Are we Buying or Selling?
We are selling and valuing a high volume of businesses right now and this means we are being asked to come up with what a business is worth to many different people. We advise our clients for whom we are selling a business on what we think they can achieve as a reasonable selling price in the marketplace. It may not be worth that to a buyer. That is the age-old dilemma of course, where a seller wants far too much money and a buyer doesn’t want to pay enough. How can this be, when value should be an objective number? Let me demonstrate.
Let’s say that you are the owner of a business that makes $1 million profit per year. That business has made $1 million or thereabouts for the past few years. The future under the current owner looks stable and barring unusual circumstance, that same profit should either continue or grow a little bit. That owner, however, is very important to the business and without that owner being there revenue and profit could suffer. It is not to say they must suffer, however we find that often a change of owner brings its own risk. It’s called the risk of the transaction. A properly educated and informed buyer will look at this business and discount its value accordingly. Where a business normally myself for somewhere in the range of 2 to 3 times its EBIT (Earnings before Interest and Tax), this business may sell for considerably less. The buyer will see this risk and hence reduce their valuation amount accordingly.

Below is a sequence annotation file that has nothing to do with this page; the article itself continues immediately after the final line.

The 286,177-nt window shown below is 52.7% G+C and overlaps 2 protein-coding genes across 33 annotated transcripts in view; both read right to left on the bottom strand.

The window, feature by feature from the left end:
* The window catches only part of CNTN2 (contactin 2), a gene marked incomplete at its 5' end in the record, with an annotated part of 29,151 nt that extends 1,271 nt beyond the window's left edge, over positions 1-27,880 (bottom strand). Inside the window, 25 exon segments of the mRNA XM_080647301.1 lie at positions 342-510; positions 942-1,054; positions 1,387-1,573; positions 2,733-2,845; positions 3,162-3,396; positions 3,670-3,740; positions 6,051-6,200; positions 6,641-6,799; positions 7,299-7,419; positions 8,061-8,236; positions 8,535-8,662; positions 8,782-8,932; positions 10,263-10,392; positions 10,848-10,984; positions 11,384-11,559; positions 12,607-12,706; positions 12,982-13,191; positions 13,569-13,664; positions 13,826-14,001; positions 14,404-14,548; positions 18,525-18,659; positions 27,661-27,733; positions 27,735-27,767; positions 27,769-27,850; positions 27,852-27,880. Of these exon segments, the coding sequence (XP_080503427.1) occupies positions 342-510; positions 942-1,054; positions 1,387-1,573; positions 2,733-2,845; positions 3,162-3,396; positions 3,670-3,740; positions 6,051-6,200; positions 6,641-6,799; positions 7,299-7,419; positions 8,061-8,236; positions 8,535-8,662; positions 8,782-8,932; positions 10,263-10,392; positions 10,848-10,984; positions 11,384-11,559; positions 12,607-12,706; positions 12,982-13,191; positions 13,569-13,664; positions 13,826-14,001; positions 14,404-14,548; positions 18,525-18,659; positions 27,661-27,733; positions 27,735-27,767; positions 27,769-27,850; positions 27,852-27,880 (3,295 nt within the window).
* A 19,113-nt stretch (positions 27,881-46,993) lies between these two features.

Now let us look at it from the seller’s point of view. Assuming that profit will continue into the future, that business would be worth to the owner something well in excess of 3 to 5 times multiple of profit. This is because to get that sort of return on investment anywhere else in the marketplace the vendor would have to spend well in excess of $3 million. If the current business owner invested just $3 million in property, shares, bank deposit or even buying another business (a risky proposition for the same reasons as above) then the return would be anything from $150,000 to maybe $500,000. That same owner may strike it lucky and find another business that would return the profit of $1 million however it would be much safer to stay in the business that you know rather than risk a business that you are not so familiar with.
If the question is “What Is the Business Worth?” The answer might be “Are We Buying or Selling?”